Digital Access

Digital Access
Access bcrnews.com from all your digital devices and receive breaking news and updates from around the area.

Home Delivery

Home Delivery
Local news, sports, opinion and more. The Bureau County Republican is published Wednesday and Saturday mornings.

Text Alerts

Text Alerts
Stay connected to us wherever you are! With bcralerts, get breaking news updates along with other area information sent to you as a text message to your wireless device or by e-mail.

Email Newsletters

Email Newsletters
Keep up with what's going on in your community by reading the bcrbriefs. This easy to read synopsis of today's news will be emailed directly to you Tuesday through Saturday at no charge. Sign up today!
Column

Putting the ‘homestead’ in Homestead Festival

Lots of events are planned for this year’s Bureau County Homestead Festival. We encourage people to take time to tour the historic house whose restoration nearly half a century ago launched this premier community celebration.

Owen Lovejoy (1811-1864)
Owen Lovejoy (1811-1864)

It’s Bureau County Homestead Festival time once again.

A bevy of events is scheduled from Thursday through Sunday that will showcase the Princeton area’s many attributes during this 47th annual event.

People have only to pick up a festival brochure, or read the schedule in the BCR’s special Homestead Festival section in today’s paper, or view the listing of events online to realize the magnitude of this celebration.

With so many things going on, three slots in the schedule might be easy to miss.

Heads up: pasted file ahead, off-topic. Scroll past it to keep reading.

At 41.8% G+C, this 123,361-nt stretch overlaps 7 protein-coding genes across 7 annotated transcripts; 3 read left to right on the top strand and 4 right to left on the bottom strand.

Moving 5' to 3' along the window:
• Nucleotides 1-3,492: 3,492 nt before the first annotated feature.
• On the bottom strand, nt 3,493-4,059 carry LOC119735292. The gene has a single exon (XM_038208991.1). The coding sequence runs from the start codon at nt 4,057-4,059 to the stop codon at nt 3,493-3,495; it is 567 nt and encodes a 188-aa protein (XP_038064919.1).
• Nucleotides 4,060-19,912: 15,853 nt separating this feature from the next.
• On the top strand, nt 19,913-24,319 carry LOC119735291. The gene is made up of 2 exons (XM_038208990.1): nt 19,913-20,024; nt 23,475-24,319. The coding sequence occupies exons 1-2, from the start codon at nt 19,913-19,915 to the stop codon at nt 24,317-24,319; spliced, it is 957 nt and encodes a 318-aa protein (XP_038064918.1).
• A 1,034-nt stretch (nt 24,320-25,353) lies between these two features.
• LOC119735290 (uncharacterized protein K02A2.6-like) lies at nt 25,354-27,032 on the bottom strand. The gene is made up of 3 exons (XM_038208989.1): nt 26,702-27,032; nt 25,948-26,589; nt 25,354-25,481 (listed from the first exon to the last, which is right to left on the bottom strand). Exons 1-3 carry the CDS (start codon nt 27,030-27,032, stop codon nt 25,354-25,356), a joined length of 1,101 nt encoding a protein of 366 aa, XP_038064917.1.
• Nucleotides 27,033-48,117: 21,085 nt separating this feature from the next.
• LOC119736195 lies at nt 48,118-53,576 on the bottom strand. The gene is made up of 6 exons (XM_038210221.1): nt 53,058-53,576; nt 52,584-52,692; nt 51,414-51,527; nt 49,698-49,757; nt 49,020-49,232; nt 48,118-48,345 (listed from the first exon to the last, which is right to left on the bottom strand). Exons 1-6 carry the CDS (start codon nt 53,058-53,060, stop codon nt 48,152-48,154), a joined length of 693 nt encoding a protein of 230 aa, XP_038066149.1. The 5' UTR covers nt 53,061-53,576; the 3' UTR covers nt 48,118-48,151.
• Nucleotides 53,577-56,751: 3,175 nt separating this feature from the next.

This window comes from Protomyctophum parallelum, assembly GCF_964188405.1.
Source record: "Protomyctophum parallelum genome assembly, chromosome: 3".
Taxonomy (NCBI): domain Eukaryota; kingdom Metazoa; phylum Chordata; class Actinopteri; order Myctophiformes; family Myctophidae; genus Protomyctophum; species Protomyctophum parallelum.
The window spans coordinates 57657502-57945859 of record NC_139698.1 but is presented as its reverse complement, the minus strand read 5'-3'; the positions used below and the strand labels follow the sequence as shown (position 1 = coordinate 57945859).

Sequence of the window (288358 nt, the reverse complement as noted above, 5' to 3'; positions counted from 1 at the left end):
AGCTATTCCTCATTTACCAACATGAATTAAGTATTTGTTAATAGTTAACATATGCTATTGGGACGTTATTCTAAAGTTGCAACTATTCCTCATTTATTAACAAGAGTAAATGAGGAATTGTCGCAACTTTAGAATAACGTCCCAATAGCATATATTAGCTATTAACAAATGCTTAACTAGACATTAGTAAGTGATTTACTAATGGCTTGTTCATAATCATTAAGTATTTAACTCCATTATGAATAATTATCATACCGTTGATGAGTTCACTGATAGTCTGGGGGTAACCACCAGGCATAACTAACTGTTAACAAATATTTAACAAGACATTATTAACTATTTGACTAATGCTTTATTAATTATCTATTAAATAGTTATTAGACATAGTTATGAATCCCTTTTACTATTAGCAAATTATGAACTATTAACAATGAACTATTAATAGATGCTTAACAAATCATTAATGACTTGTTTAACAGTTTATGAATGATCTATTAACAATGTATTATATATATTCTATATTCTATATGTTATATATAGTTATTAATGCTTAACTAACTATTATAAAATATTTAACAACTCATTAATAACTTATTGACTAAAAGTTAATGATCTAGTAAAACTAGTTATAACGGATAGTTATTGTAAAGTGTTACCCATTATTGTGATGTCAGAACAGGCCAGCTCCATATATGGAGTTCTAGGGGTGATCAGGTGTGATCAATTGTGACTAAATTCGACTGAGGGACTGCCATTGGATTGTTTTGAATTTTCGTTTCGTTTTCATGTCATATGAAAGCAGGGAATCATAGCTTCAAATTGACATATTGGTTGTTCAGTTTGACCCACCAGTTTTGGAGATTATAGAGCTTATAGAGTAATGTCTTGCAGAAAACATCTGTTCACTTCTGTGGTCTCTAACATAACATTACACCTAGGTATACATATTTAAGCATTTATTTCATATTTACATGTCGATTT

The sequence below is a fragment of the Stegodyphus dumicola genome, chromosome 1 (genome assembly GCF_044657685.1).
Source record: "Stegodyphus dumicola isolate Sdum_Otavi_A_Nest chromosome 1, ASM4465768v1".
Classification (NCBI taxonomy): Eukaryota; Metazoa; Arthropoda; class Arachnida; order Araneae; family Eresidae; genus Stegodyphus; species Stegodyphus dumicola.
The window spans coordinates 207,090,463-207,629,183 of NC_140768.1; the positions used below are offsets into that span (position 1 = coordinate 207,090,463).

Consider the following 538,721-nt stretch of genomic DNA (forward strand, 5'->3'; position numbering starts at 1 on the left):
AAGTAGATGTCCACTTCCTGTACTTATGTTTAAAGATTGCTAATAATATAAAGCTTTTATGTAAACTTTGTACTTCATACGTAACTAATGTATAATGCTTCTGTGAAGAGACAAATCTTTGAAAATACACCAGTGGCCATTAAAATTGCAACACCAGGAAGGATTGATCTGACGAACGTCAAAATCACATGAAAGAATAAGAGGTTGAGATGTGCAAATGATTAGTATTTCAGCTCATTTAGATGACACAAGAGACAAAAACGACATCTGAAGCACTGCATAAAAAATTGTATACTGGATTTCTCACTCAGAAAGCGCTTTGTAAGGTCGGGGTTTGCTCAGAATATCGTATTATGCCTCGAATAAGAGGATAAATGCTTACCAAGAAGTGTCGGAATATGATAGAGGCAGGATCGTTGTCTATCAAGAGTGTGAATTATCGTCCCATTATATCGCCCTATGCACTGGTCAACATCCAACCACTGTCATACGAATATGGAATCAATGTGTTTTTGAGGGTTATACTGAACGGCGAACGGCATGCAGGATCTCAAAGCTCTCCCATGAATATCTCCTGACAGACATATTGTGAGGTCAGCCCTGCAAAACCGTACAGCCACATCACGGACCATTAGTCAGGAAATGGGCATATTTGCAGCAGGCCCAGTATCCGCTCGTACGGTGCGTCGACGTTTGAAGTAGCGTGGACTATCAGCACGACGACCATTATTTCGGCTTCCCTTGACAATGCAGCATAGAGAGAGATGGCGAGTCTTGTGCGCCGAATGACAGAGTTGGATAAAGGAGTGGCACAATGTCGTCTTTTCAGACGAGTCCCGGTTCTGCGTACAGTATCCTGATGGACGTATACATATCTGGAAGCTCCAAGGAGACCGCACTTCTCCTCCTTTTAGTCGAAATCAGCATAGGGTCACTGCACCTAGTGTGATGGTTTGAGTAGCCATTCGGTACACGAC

They are:

• Owen Lovejoy Homestead tours, Friday, 1 to 4 p.m.

• Owen Lovejoy Homestead tours, Saturday, 10 a.m. to noon, and again from 3 to 5 p.m.

• Owen Lovejoy Homestead tours, Sunday, 1 to 4 p.m.

The restoration of Owen Lovejoy’s house, completed in the early 1970s, was celebrated with special events at the time.

The dedication went over so well that Princeton leaders of that era decided to have an annual festival in honor of the city’s connection to Lovejoy (1811-1864), the famed 19th-century congressman, abolitionist and pastor whose brother, Elijah P. Lovejoy, was murdered by a mob in Alton, Illinois, in 1837 because of his anti-slavery beliefs.

This year, displays at the 180-year-old Lovejoy Homestead, on East Peru Street near the edge of town, have been freshened up, so some of what visitors see on tours this weekend will be different than what they’ve seen in the past.

(Of course, the secret room where Lovejoy hid runaway slaves, in his role as a leader of the pre-Civil War Underground Railroad movement, can still be viewed as before.)

Lovejoy’s moral and political leadership, and his 10-year collaboration with Abraham Lincoln, hastened the demise of slavery in this country. A 2014 book, “Collaborators for Emancipation: Abraham Lincoln and Owen Lovejoy,” by William F. Moore and Jane Ann Moore, co-directors of the Lovejoy Society, details this important collaboration that also developed into a friendship.

We hope everyone has a wonderful time at the 47th annual Bureau County Homestead Festival.

We also hope for a nice turnout for tours of the Lovejoy Homestead whose restoration nearly half a century ago launched this premier community festival.

— BCR Editorial Board

Loading more